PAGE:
Then gratefully, we began to enjoy the rains that brought us out of the drought. Native grasses planted during the drought, as well as residual grasses began to green, and the tanks filled. It was almost two more years before we could add livestock. We planted a mixture of native grass seeds that would come back year after year. It took four years for the seeds to finally germinate. The native grasses are hardy and can survive the harsh west Texas conditions; and they are easier to maintain since they return on their own without costly planting every season. For hundreds of years the land, without man's intervention, provided the herds of American bison, deer, rabbits, quail, dove, wild turkey and other animals the ability to survive. We knew it was possible to leave areas of the property with cover for the wild life, and still raise cattle and eventually Beefalo. It would just take planning and patience. After introducing the livestock we saw first hand how the natural fertilization of the land, the working of the soil by their hoofs, and the nature of their grazing enhanced the way the grasses grew. Basically we had a living mower that kept the grasses at a level which allowed the rain and sunlight to keep the pastures thriving. Grass began to grow on the dams, and barren areas began to spout new life.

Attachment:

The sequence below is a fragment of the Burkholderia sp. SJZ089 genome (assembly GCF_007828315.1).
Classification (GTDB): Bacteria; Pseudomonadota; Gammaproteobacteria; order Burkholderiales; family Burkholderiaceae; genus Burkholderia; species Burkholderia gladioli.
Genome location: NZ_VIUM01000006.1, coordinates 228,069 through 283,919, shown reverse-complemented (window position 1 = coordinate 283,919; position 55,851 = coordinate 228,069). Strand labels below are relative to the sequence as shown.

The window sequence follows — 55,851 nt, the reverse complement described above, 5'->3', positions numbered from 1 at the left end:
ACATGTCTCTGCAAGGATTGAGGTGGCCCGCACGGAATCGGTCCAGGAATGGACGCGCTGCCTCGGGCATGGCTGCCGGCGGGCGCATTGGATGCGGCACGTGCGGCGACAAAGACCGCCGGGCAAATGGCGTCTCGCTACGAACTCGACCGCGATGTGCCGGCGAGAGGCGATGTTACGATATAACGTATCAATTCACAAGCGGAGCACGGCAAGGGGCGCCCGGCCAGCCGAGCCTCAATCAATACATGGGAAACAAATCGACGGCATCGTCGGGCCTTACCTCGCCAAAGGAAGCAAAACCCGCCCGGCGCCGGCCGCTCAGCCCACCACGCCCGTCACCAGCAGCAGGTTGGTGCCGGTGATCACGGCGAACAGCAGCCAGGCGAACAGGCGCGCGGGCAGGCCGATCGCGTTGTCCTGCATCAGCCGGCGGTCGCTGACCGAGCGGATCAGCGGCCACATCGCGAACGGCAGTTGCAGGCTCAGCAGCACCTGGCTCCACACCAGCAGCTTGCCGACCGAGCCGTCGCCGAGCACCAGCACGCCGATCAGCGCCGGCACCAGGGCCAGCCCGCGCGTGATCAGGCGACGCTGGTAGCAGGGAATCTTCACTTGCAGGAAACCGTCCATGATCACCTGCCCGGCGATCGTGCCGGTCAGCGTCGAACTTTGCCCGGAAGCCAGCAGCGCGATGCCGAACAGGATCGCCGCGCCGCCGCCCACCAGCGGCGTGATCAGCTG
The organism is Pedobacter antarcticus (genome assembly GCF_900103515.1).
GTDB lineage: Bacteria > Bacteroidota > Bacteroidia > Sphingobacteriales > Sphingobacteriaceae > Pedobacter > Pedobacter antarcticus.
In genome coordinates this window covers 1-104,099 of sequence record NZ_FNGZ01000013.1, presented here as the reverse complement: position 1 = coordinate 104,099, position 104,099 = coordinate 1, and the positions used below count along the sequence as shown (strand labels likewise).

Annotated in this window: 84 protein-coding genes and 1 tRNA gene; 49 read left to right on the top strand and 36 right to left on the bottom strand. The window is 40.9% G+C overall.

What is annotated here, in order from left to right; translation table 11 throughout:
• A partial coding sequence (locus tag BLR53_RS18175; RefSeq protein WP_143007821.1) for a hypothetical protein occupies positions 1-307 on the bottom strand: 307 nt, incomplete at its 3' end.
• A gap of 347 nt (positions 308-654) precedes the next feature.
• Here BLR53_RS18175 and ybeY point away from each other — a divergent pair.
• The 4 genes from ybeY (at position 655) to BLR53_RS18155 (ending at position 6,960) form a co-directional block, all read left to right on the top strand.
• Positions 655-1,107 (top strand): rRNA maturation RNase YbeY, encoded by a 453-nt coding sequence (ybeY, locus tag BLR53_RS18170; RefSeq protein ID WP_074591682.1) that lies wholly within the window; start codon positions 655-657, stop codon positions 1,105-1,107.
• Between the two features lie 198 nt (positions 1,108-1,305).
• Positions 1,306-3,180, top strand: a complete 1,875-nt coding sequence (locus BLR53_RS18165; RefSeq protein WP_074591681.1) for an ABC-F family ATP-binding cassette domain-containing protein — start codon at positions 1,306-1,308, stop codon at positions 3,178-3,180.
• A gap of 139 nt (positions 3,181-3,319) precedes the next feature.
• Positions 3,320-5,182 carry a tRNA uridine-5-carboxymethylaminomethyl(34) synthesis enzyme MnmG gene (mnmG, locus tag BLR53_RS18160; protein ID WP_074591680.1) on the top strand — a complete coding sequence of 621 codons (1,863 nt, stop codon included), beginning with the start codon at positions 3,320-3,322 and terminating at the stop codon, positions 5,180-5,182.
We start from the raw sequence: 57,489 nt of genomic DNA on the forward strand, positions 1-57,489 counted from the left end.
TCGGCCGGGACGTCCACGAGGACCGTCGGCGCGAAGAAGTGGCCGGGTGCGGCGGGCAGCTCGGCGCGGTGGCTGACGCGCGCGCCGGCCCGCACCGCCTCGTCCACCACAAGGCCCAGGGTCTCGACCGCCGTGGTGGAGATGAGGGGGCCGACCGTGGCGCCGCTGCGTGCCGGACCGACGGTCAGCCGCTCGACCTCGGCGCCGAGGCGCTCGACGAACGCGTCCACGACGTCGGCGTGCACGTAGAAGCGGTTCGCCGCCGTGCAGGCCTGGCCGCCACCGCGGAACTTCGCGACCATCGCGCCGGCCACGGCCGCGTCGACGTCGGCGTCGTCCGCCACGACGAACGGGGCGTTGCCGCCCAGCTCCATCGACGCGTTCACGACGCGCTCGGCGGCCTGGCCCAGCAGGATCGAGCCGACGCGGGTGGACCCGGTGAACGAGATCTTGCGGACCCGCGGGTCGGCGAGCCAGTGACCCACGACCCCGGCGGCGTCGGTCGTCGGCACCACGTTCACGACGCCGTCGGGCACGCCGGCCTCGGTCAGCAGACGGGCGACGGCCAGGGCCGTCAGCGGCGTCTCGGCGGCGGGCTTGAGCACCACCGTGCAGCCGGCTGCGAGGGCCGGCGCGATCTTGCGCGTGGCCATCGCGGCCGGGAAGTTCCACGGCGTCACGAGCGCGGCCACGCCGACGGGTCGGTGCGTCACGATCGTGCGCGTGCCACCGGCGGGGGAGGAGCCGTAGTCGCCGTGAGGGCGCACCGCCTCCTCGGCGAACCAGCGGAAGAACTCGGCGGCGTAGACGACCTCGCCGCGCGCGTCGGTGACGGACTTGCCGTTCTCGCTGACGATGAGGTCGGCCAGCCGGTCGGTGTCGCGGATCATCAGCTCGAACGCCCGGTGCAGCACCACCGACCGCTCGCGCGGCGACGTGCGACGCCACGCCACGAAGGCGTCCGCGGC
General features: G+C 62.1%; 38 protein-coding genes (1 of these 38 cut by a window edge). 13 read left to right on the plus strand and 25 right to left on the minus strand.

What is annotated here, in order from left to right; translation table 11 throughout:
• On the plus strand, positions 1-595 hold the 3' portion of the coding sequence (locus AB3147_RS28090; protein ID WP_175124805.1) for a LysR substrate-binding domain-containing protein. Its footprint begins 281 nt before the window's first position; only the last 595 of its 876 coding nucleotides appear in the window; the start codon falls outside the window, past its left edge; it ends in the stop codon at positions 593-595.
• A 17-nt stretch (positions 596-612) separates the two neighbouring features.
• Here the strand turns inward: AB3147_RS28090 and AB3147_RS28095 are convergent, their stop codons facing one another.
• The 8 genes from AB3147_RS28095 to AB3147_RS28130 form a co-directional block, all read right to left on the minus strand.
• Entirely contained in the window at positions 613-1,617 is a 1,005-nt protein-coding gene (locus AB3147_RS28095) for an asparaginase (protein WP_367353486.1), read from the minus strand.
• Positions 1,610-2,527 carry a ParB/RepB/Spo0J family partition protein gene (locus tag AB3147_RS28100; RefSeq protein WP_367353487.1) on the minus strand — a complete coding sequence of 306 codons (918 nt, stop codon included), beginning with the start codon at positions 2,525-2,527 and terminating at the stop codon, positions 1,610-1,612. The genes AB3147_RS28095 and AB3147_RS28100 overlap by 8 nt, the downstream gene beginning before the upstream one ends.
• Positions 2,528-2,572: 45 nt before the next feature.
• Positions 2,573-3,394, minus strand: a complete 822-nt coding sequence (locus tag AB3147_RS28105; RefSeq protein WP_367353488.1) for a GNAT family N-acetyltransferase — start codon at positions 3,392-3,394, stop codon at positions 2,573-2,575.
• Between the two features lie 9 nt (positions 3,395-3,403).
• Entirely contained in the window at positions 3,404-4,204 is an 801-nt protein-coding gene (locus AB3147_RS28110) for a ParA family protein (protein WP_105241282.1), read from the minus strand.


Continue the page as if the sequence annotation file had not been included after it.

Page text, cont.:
The NRCS (National Resource Conservation Service) walked the land with us and made suggestions that helped us use safe and effective practices to manage the property. It was important to us not to over stock the property. We focused on areas that needed special attention and planned future planting of legumes and clovers that would feed the soil and prevent erosion. In the fall of 2016 we processed our first beef. We were ready to move forward supplying families that want grass fed, grass finished beef and Beefalo.